By Fr Jose LaBoy, LC
Vocation to heaven
St. Leo’s second homily on the Ascension is centered on the bodily absence of Christ from this world, which is a necessary consequence of his “going up” to heaven, and its importance for Christian living. What stands out in this homily is the positive interpretation he gives of this reality and how it is exactly because Christ cannot be seen that we can know him as he truly is and set our minds and hearts on him in heaven.
He was well aware that the task of a theologian is not only to deepen into the truths of the faith, but also to help us to live these truths to the point that we can appropriate them and let them change our lives. That is why St. Leo dedicates a whole section of his homily to exhort his listeners to value their vocation to heaven, which is the central aspect of what we can call a spirituality of the Ascension.
“And so, dearly-beloved, let us rejoice with spiritual joy, and let us with gladness pay God worthy thanks and raise our hearts’ eyes unimpeded to those heights where Christ is. Minds that have heard the call to be uplifted must not be pressed down by earthly affections, they that are fore-ordained to things eternal must not be taken up with the things that perish” (74, 5).
This text reflects St. Leo’s constant insistence that the liturgical celebration is the best setting in order to enter into contact with the mysteries of Christ. In this case, in order to renew the awareness of our call to heaven, since the liturgical celebration is the best setting to “fix the eyes of our soul” on Christ.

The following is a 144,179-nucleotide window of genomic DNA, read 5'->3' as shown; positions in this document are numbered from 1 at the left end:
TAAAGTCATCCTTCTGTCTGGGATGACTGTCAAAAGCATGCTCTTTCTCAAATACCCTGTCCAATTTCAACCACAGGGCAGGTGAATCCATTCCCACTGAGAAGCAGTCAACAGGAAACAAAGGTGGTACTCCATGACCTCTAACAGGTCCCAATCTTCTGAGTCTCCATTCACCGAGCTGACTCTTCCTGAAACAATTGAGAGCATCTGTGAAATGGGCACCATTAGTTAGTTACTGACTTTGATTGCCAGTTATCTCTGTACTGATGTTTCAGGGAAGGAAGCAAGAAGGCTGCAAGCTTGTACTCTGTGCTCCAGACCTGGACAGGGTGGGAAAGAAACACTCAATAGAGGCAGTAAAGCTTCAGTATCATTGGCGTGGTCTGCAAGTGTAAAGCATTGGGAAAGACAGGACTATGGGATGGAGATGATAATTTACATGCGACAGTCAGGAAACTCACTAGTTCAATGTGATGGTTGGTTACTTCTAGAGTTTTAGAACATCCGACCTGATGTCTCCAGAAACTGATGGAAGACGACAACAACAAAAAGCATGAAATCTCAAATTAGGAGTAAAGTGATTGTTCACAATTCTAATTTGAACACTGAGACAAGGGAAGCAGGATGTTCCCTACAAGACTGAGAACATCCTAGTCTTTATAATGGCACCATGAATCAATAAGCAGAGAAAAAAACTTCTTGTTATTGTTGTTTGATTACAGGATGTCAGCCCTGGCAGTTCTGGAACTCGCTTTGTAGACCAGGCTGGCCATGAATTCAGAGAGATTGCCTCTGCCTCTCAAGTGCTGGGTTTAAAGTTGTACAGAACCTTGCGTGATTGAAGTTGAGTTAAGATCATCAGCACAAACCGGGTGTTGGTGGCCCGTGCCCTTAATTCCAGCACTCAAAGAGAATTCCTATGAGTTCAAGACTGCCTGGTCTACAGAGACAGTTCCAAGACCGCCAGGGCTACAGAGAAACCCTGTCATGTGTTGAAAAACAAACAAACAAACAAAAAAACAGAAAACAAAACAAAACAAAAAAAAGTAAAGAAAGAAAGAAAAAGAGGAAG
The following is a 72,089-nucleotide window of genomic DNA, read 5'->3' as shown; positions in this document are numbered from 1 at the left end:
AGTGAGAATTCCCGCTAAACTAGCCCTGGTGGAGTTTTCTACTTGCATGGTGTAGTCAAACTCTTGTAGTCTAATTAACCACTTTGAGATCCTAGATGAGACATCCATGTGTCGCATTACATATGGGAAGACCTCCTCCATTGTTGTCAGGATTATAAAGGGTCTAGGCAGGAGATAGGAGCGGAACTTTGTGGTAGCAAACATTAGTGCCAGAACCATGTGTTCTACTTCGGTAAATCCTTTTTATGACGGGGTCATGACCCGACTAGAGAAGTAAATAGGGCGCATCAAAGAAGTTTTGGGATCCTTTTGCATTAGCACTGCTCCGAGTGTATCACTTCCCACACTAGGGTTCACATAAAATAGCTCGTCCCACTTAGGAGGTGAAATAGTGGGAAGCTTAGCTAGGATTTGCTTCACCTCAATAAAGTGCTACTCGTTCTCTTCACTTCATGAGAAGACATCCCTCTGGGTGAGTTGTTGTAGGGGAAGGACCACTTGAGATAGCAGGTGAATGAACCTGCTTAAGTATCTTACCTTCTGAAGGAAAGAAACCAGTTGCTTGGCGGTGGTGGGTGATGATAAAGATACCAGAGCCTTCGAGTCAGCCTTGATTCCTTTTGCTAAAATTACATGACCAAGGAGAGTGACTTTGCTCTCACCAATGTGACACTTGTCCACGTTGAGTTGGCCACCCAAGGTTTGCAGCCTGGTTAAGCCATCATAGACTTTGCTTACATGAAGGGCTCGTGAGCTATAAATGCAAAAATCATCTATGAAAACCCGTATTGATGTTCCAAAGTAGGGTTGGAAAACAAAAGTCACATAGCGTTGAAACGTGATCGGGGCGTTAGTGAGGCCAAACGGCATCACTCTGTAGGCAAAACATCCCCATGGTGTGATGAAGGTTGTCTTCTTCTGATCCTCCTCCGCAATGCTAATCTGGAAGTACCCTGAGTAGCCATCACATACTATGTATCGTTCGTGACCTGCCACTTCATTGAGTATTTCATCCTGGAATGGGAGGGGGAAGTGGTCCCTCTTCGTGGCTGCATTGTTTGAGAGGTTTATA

It is not easy, in this world, to have our hearts and minds set on heaven. There are many obstacles. The biggest being our attachment to wordly pleasures. It is precisely our effort to detach ourselves from these that manifests our awareness of our call to heaven. If Christians are wayfarers in this world they cannot afford to fix their sight merely on earthly goods.
Being in contact with Christ through faith, hope and charity
It is impossible to set our mind on Christ who is “seated at the right hand of the Father” if we do not deeply practice the theological virtues of faith, hope and charity. That is why St. Leo stresses them in his homilies when referring to God’s plan of salvation:
“On which providential order of events we are founded and built up, that God’s grace might become more wondrous, when, notwithstanding the removal from men’s sight of what was rightly felt to command their awe, faith did not fail, hope did not waver, love did not grow cold” (74, 1).
He dedicates a great part of his homily to the virtue of faith. It is exactly because we cannot see Christ that we can be justified by faith. Christ went up to heaven, he “disappeared” remaining present but invisible, so that we might attain the grace of those who believe without seeing. He firmly states that “it is the strength of great minds and the light of firmly-faithful souls, unhesitatingly to believe what is not seen with the bodily sight, and there to fix one’s affections whither you cannot direct your gaze” (74, 1).